The Warriors won with the 3, but they also won with other numbers

“Strength In Numbers.”

Like “ALL IN” or “WE BELIEVE,” the words can so easily represent a cheap slogan which can be appropriated by other teams.

Strength In Numbers.

Of course every team is a family, a group, a unit which is more than the sum of its parts. At least, a team better be more than the sum of its parts if it wants to be great. There’s no profound wisdom in the slogan.

The only thing which matters for any team which uses a generic slogan is to live it out between the painted lines of a playing surface.

Monday night in Oracle Arena, the Golden State Warriors did exactly that, and as a result, they’re headed to the NBA Finals for the second straight season, in defense of their 2015 world championship.

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The Oklahoma City Thunder defeated the 67-win San Antonio Spurs. They won six games in a seven-game stretch against the Spurs and the 73-win Golden State Warriors. They took a 3-1 lead against Golden State and had a seven-point lead with five minutes left in a home-court Game 6.

Yes, Kevin Durant and Russell Westbrook led the charge for OKC. They played extended (40-plus) minutes in each of the last three games of the series, and Billy Donovan’s shortening of his bench almost worked out.

Almost.

As much as we all gravitate to the superstars in a meeting on the mountaintop such as this one, basketball will always carve out an important, more-than-peripheral place for the role players. You can’t win games 2-on-5, as romantic as the notion might be. It’s true that K.D. and Russ stirred the drink for the Thunder in the process of giving OKC a 3-1 lead. It’s just as true that without Klay Thompson’s white-hot three-point shooting in the second half of Game 6 and the second quarter of Game 7, plus Steph Curry’s late dagger buckets the past two games, the Warriors don’t win this series.

Yet, Oklahoma City achieved all that it achieved — the takedown of the Spurs, the rattling of the champs en route to a 3-1 lead — in large part because its bench became better than the benches of the NBA’s two best teams. The Thunder’s bench outperformed the benches which were supposed to represent the industry standard in the Association.

In Games 5 through 7, that stopped.

Dion Waiters (pictured above) still played meaningful defense, but he and Anthony Morrow and Randy Foye didn’t contribute the way they did in the first four games of the series. Enes Kanter became the pivotal figure late in Game 5 against the Spurs, teaming with fellow role player Steven Adams to thwart the Spurs’ pursuit of glory. Oklahoma City’s reserves got stronger as that series continued.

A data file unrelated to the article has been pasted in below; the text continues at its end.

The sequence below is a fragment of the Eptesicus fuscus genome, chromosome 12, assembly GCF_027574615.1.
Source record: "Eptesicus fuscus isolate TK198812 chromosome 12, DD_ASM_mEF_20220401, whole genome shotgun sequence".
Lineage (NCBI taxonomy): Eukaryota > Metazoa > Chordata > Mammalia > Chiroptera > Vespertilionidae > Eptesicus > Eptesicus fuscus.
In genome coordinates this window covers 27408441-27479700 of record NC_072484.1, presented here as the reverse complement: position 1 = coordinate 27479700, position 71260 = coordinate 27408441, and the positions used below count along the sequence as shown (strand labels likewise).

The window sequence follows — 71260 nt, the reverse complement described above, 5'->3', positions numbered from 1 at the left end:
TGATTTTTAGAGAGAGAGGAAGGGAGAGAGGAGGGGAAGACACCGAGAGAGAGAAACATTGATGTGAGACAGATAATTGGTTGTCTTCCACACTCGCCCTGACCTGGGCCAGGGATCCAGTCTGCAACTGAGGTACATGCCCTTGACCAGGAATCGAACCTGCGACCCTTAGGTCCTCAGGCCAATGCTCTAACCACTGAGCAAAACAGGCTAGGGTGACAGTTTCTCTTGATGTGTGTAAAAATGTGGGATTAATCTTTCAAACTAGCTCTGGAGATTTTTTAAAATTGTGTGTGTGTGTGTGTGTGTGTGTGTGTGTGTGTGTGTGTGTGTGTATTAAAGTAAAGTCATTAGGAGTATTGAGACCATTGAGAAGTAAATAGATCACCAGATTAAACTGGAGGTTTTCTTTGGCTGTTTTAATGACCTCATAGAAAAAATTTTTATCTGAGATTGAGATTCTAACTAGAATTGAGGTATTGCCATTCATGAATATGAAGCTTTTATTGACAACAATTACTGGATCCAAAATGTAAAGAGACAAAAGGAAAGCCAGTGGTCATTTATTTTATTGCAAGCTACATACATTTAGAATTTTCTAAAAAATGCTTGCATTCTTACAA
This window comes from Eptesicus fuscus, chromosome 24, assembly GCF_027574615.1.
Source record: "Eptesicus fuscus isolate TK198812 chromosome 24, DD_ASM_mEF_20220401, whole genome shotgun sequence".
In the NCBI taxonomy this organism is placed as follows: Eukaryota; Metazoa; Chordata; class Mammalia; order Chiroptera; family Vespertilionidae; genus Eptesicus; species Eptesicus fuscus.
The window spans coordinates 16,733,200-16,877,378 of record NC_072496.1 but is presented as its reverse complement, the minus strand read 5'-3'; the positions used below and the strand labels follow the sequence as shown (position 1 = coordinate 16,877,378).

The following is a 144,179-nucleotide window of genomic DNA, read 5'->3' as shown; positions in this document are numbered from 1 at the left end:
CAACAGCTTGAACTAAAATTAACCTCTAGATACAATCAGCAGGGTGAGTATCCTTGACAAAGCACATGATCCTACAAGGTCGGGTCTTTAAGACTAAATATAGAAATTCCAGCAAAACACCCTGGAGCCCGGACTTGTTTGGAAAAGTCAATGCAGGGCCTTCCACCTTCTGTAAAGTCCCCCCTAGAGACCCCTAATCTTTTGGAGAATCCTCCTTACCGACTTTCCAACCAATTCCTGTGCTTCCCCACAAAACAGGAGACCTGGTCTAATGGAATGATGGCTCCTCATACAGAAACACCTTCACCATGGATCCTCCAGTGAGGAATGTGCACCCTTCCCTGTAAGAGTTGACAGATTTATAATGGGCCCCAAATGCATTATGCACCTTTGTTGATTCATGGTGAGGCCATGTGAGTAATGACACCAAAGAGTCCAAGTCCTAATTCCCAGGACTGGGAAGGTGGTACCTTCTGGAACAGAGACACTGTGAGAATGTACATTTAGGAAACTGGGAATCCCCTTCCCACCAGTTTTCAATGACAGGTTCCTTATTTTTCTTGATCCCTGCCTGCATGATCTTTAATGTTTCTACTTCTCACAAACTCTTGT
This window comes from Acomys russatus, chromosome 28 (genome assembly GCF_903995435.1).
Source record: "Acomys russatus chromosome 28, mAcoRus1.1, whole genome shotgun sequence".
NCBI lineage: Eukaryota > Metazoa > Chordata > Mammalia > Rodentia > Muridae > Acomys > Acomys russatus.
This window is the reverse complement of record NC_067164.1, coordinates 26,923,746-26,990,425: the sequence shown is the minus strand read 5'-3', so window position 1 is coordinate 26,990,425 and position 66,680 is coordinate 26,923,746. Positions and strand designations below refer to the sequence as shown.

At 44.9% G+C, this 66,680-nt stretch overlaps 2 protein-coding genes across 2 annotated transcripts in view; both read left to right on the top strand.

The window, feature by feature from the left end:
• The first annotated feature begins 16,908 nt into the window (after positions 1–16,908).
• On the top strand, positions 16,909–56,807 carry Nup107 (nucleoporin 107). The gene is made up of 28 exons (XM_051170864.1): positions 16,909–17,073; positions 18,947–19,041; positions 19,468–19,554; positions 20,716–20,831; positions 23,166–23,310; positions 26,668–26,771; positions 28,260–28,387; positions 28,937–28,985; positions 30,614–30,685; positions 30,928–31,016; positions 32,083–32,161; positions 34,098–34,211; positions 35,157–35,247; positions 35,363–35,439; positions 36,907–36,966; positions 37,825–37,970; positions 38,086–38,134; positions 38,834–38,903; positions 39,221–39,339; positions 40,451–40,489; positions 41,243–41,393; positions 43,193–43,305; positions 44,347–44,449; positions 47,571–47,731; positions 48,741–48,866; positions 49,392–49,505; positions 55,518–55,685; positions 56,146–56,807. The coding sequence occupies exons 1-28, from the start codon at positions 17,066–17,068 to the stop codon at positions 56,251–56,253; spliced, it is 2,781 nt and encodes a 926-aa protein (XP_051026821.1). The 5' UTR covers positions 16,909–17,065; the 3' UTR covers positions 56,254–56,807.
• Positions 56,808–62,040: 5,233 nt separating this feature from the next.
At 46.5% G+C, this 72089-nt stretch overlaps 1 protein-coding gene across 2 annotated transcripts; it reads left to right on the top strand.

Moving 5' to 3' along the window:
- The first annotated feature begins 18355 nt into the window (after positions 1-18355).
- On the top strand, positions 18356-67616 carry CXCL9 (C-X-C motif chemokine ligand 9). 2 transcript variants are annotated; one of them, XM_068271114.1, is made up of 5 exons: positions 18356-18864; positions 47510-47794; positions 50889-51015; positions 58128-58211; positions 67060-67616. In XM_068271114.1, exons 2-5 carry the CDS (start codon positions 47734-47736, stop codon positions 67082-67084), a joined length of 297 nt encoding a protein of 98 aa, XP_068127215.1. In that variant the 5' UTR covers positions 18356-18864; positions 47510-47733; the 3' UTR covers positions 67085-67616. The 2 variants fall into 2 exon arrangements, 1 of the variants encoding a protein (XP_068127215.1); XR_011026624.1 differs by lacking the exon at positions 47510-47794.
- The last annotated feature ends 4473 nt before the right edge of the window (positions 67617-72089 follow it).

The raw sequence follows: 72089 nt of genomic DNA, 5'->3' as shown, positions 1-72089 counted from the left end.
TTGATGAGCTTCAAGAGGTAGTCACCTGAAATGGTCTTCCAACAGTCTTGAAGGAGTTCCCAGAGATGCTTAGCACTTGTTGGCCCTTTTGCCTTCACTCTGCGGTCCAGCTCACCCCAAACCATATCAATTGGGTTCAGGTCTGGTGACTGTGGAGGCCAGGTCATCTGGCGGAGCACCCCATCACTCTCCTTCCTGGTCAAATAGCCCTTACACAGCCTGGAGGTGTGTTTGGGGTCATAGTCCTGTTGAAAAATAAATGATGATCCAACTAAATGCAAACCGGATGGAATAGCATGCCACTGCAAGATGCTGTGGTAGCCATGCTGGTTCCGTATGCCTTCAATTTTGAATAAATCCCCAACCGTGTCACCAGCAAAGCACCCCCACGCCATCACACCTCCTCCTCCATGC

Against Golden State, the bench battle swung to the Warriors down the stretch. That turn of events was partly OKC’s failure, but it was mostly the Warriors’ success.

You have to understand something very important about Game 7 and when it truly turned in Golden State’s favor: While Klay Thompson kept the Warriors close and Steph brought the win home on Monday in Oakland, the bench created the margin which fundamentally changed the contest.

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The score was 57-56 in favor of the Warriors, just past the midway point of the third quarter. The Splash Brothers had erased a 13-point second-quarter deficit with their three-point gunning, but Golden State needed complementary contributions in order to survive the Thunder in this sprawling, brawling series.

The Warriors proceeded to create a 71-60 lead by the end of the quarter, uncorking a 14-4 run to establish a healthy working margin. That margin came in handy when Durant scored seven straight points late in regulation to reduce Golden State’s lead to four. When Serge Ibaka fouled Curry on a three-point shot, the Warriors were able to attain the safety of a seven-point lead.

The late-third quarter run remained the difference.

The number of points by the Splash Brothers in that 14-4 run? 0.

The number of points by Draymond Green in that run? 0.

The men who scored for Golden State in that sequence to close the third and turn a one-point game into an 11-point contest?

Andre Iguodala. Shaun Livingston. Leandro Barbosa. Harrison Barnes. Anderson freakin’ Varejao.

Those were the architects of the run which gave Golden State a crucial advantage in Game 7.

Consider this point as well: Golden State played Oklahoma City roughly even on the boards (47-46 for the Thunder). Of the Warriors’ 46 boards, 20 came from the bench. Harrison Barnes grabbed eight, Livingston six, Festus Ezeli four.

The loose balls which so consistently went Oklahoma City’s way for most of this series went to the Warriors in the fourth quarters of the final three games. Golden State — including its bench — made more of the hustle plays the Thunder had made in Games 1, 3 and 4.

This series was won primarily behind the three-point line — no argument will be made on that point. However, the Splash Brothers got help from their bench just when they needed it.

Strength In Numbers might be a silly slogan, but the Warriors played like a complete team when they needed to, after being rattled most of the way by an improved and persistent opponent.

This was the bench — and the team — which won 73 games. Golden State’s strength was strong when it had to be.

About Matt Zemek

Matt Zemek is the managing editor of The Student Section, covering college football and basketball with associate editors Terry Johnson and Bart Doan. Mr. Zemek is the editor of Crossover Chronicles, covering the NBA. He is also Bloguin's lead tennis writer, covering the major tournaments. He contributes to other Bloguin sites, such as The AP Party.

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